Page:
International Travellers Vaccinated Against Measles

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The province will provide measles vaccine free-of-charge to Albertans born in or after 1970 travelling to countries where there are measles outbreaks.

Outbreaks of measles in a number of European countries, as well as Africa and Asia have prompted the Public Health Agency of Canada to issue a travel alert recommending individuals travelling to areas reporting measles activity be immunized against measles. In response, the Alberta government will provide the vaccine to anyone 38-years-of-age or younger travelling to the affected regions and who has not previously received two doses of the MMR (Measles, Mumps and Rubella) vaccine.

Typically, Alberta travellers have been offered the MMR vaccine on a cost-recovery basis. For the next six months, the province will fully fund the vaccine for those whose age and travel destinations put them at higher risk for contracting measles.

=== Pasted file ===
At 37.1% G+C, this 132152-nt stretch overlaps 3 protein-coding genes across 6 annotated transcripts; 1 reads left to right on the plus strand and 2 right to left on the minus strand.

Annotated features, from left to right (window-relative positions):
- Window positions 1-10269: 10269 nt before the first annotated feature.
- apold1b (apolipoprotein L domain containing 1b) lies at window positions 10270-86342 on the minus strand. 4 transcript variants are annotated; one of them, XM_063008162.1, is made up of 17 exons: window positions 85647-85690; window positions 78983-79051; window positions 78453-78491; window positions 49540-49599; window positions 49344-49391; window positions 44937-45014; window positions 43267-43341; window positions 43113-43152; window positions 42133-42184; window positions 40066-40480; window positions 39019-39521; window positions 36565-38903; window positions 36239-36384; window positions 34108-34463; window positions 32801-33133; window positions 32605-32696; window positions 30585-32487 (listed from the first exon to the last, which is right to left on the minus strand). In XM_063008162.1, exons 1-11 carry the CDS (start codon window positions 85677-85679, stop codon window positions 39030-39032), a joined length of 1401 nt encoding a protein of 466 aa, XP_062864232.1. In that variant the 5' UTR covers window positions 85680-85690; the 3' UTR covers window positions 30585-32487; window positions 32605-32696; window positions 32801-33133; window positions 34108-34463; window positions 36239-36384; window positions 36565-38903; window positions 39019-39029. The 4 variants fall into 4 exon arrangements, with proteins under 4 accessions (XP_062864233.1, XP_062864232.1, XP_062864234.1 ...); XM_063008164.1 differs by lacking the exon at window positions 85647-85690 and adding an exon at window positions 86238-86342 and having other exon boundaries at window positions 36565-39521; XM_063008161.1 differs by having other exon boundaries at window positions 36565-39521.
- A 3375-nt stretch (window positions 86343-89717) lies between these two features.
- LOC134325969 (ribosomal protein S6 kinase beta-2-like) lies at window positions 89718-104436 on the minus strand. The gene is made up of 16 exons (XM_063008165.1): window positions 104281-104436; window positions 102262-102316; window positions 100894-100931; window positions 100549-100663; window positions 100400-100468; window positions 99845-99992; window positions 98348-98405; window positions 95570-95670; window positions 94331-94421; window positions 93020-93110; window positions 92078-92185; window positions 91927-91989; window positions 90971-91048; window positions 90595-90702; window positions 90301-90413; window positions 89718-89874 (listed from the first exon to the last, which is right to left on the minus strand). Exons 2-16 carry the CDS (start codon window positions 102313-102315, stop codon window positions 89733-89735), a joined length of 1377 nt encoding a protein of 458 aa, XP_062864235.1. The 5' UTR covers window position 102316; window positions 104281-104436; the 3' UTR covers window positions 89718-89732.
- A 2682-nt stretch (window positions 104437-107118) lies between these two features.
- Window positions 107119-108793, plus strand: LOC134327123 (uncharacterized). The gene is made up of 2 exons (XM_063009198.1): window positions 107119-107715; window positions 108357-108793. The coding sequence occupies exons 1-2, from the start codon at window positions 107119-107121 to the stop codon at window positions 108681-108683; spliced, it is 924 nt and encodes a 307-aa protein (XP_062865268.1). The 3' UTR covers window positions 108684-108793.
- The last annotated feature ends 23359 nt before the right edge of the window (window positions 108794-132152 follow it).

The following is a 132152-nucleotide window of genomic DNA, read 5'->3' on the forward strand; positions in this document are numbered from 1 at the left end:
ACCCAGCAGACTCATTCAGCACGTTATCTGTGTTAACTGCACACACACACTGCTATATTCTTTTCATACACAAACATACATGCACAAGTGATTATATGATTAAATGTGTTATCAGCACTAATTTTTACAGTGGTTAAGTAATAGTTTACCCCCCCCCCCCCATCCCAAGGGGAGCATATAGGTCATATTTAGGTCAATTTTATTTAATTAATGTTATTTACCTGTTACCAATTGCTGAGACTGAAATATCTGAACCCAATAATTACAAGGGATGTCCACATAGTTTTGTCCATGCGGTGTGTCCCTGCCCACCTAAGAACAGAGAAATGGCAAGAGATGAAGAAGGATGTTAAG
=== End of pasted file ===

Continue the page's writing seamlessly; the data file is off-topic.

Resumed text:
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"Measles is a highly contagious disease and is the leading cause of vaccine-preventable deaths in children worldwide," said Dr. Karen Grimsrud, Acting Chief Medical Officer of Health for Alberta. "It can easily be imported from areas affected by the disease by individuals who are susceptible. In fact, two cases of measles recently reported in Calgary were linked to a trip to Africa. The best way to prevent the spread of infection is through immunization."

MMR vaccine is provided to children through the province's routine immunization program when they are one year of age, and prior to entering kindergarten. Two doses are necessary to ensure long-term immunity. Given that the outbreaks in other areas could lead to more cases in Alberta, parents are encouraged to ensure their children's immunizations are up-to-date.

The two-dose vaccine schedule was introduced in 1996-97. Adults born in or after 1970 may not have received the second dose. These individuals need to ensure they have had two doses before travelling to places where measles disease is present.

Symptoms of measles include fever, cough, runny nose, conjunctivitis (red eyes), and rash. Complications include diarrhea, ear infection, pneumonia, encephalitis (inflammation of the brain) and death.

To book an appointment for immunization, contact your local public health unit.

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